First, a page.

The Developers Conference

- 3 mins

This month I attended The Developer’s Conference in Sao Paulo together with my ThoughtWorks friends from Brazil. There, I presented three different sessions in three different tracks: Microservices, Startups, and Agile.

Event Sourcing & Microservices

Microservices are becoming mainstream in the last few years, specially after Sam Newman’s book. When it comes to both building new systems from scratch or decomposing legacy monoliths in smaller pieces, this architectural style gives you interesting advantages like deployment flexibility, technology heterogeneity, and governance decentralization.

However, in the traditional microservices approach based on REST over HTTP, there are challenges like performance, data consistency, distributed transaction management, and also the limitations of the HTTP protocol methods to represent user intent.

With Event Sourcing you describe the application data as a sequence of immutable domain events. Those events are caused by the execution of custom commands which represent user intent. In this scenario, microservices communication happens asynchronously by the broadcasting and listening of events. That style gives you important architectural advantages like auditing capability, historical analysis, and global consistency. These features are specially useful in domains like banking, for instance.

Based on recent experiences in the dense U.S. banking domain, I presented to the public a short summary on how Event Sourcing combined with Microservices was a successful solution to my team. The presentation included basic concepts as well as a description of technical aspects like CQRS, infrastructure, and technologies. Here are the slides (Portuguese only):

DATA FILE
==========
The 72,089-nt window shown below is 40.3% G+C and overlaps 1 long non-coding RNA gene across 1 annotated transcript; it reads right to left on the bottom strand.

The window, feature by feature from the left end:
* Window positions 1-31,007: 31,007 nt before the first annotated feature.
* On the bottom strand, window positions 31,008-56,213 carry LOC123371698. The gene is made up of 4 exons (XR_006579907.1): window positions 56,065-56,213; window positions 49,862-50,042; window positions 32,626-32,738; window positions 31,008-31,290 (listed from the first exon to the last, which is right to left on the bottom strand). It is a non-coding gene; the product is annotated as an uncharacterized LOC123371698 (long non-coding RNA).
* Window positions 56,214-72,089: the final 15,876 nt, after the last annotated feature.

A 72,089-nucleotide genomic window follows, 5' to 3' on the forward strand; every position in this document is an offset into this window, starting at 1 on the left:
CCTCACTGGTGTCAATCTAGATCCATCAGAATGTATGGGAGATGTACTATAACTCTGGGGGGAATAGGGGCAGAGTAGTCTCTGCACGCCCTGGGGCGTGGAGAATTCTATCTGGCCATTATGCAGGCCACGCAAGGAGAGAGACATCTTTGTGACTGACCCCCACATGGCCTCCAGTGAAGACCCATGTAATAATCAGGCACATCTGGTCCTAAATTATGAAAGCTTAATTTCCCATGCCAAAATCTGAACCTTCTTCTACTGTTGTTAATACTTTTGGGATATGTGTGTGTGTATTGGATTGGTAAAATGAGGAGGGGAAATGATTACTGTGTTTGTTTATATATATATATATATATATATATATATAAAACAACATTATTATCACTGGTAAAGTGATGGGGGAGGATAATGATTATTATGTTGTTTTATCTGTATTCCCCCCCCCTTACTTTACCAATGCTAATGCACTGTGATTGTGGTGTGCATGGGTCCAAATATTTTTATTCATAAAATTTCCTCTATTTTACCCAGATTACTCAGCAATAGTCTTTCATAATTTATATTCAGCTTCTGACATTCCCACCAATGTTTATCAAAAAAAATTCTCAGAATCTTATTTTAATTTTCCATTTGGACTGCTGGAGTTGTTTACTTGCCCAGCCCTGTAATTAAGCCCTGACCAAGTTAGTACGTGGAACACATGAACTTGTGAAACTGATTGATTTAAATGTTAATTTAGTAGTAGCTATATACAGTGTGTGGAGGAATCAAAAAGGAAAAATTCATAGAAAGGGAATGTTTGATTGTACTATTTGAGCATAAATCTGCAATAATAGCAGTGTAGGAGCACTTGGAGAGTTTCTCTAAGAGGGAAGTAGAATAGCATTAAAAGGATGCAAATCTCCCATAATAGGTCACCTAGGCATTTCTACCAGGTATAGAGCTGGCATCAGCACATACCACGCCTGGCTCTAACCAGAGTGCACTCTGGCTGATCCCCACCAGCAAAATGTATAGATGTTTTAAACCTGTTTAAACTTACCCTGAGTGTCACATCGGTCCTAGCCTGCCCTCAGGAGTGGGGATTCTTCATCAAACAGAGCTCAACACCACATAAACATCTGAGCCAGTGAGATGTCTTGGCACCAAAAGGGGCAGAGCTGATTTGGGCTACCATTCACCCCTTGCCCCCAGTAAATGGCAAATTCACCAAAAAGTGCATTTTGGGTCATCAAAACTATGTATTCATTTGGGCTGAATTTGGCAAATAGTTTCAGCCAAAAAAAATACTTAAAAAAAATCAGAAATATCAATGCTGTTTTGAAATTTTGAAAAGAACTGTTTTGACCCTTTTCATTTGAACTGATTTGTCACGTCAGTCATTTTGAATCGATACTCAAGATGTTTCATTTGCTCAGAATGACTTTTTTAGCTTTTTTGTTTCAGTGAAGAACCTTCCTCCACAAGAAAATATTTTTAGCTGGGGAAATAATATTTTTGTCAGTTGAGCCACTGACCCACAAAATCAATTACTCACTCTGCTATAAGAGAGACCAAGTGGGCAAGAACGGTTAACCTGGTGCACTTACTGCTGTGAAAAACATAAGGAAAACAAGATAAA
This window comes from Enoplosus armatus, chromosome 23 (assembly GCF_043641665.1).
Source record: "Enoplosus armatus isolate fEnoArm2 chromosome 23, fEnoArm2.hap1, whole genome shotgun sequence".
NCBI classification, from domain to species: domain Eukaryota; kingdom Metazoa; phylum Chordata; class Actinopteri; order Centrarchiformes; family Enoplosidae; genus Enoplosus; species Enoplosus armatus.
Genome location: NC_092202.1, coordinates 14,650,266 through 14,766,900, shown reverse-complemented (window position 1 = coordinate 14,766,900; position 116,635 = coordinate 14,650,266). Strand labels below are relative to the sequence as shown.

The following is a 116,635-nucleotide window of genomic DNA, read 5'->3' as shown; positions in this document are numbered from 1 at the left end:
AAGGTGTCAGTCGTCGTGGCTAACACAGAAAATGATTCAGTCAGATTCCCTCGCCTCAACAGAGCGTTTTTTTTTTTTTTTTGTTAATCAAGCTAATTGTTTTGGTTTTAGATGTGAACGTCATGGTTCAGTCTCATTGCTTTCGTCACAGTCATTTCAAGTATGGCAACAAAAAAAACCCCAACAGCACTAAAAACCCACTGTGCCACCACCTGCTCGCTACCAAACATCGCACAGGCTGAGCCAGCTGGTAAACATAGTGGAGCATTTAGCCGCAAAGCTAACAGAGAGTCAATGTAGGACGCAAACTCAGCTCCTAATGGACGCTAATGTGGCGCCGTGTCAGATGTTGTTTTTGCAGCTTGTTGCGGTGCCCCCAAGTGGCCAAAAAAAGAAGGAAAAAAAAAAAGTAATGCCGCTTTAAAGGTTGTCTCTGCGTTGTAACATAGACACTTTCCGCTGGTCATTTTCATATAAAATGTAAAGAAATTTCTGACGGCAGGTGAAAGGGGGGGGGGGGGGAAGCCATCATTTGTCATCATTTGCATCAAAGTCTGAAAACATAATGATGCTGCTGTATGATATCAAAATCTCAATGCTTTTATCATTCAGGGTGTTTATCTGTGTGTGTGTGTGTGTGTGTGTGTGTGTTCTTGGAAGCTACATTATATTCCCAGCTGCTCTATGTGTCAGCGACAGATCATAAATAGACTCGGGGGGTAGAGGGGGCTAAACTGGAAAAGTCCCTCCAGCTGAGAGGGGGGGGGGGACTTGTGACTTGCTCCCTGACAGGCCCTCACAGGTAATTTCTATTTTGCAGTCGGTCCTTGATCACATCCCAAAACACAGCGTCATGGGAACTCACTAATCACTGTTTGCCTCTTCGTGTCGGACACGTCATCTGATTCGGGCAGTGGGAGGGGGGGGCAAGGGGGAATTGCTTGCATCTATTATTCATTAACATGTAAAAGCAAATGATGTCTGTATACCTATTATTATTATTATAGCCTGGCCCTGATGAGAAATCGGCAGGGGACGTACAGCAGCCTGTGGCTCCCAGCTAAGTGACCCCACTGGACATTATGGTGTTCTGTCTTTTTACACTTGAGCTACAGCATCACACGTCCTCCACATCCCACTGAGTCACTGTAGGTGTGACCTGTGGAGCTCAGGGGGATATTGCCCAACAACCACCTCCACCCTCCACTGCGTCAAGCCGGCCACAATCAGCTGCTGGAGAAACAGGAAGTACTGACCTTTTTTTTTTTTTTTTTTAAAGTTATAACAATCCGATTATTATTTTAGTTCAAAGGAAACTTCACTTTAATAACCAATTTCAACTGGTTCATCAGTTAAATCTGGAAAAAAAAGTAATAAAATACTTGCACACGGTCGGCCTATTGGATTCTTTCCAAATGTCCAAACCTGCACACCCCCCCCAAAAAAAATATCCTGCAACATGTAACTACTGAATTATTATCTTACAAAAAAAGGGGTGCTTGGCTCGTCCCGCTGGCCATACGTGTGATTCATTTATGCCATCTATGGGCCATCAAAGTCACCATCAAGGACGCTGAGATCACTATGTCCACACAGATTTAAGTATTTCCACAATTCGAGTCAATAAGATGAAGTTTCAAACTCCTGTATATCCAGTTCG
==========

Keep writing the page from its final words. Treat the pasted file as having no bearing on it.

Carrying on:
Interviewing Developers

It would be ludicrous to think of hiring a juggler without first seeing him perform.

DeMarco & Lister, Peopleware.

When it comes to recruit developers, the traditional approach with paper resumes, oral interviews, and whiteboard puzzles is seldom good enough to determine whether the candidate is a match or not. Instead, it is often more useful to put candidates to exercise their skills in a close to real world scenario.

For that to work, we need to setup an adequate environment and perform activities which would give the candidate a chance to experience realistic situations. Even though sometimes this is something hard to go about, there are some strategies you can adopt in order to simulate a good enough setup for technical interviews.

In the last decade, I’ve been interviewing a lot of candidates for ThoughtWorks and I’ve watched our recruiting process evolution closely. In this talk, I shared a short summary of that experience to the public, including highlights of what the relevant literature says, targeting technical interviews for developers. Here are the slides (Portuguese only):

Interesting fact is that this is the fourth time we speak about this topic publicly, which is a sign of interest from the public. The other appearances are:

Feature Leads

Have you - developer - ever felt your tech lead becoming a decision proxy or a information bottleneck? Have you - tech lead - ever felt overwhelmed with the amount of management activities and context switching? Feature Leads can be a good alternative for you, specially if you are in medium to large team with a medium to large backlog.

This was the topic of my last talk in the last day of the conference, in the Agile track. Based on the original Feature Lead/Champion idea described by Pat Kua and Ryan Oglesby, I described to the audience some recent experiences some of the teams I’ve been working with had with this technique. Check out the slides (in Portuguese):

Videos of all the conference talks can be found here. They aren’t free though :(

Vinicius Gomes

Vinicius Gomes

Software Developer

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